Chicago Tribune: Equal Pay Day in the spotlight this year

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by Alexia Elejalde-Ruiz

A flurry of surveys and reports have come out on the topic in recent months to mark Equal Pay Day and Women’s History Month, which was March.

•A woman’s median annual salary for full-time work is $10,800 less per year than a man’s — a disparity that can add up to nearly $500,000 over the course of a career, according to a report from the Joint Economic Committee Democratic Staff. That hurts retirement income, with women aged 65 and older receiving 44 percent less annually than men.

•Once you account for a person’s age, education, years of experience, job title, employer and location, the pay gap between men and women shrinks from 24.1 percent to 5.4 percent, according to job review site Glassdoor, which examined 505,000 salaries that U.S. workers shared on its site. The gap varies widely depending on the job.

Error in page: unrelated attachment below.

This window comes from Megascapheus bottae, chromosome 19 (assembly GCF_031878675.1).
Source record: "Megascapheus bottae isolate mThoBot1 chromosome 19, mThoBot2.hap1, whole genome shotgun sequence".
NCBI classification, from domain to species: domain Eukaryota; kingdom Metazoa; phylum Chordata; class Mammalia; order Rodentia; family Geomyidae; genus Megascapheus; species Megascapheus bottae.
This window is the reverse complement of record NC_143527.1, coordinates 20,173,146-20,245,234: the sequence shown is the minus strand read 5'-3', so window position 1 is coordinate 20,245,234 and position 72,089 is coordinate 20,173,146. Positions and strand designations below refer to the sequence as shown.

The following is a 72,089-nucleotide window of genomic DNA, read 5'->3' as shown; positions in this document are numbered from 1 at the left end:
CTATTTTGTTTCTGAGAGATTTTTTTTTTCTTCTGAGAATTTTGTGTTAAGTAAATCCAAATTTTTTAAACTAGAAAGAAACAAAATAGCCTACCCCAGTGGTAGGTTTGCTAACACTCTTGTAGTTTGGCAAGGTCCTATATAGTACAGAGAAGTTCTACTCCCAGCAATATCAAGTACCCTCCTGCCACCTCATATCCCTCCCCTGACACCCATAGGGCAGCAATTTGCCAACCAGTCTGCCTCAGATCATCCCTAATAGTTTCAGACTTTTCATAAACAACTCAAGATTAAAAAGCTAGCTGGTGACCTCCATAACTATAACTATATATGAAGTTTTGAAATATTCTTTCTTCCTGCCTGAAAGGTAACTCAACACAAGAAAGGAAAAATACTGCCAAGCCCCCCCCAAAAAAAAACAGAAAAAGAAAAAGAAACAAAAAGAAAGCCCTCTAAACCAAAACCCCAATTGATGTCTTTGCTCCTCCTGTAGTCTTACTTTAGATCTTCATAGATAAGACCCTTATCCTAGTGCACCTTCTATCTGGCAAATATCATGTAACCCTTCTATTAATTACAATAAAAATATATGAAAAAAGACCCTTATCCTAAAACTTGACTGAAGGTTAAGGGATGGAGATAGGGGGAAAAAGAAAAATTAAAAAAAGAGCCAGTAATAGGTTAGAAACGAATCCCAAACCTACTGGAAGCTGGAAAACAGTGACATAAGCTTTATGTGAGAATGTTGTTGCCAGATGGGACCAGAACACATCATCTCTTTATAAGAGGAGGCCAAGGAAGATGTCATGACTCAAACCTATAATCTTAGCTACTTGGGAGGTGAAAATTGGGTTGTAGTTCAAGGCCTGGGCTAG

•Women hold only a third of what are known as middle-skill jobs, a growing segment of the labor force that is considered a pathway out of poverty because the jobs require less than a bachelor’s degree but are relatively well-paying at $35,000 to $102,000 per year, according to a study released last month by the Institute for Women’s Policy Research and supported by JPMorgan Chase.

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Narrow the Wage Gap through Access to Good Jobs

Half of the gender wage gap is due to women working in different occupations and sectors than men. Improving women’s access to good middle-skill jobs can help close the wage gap and improve women’s economic security.

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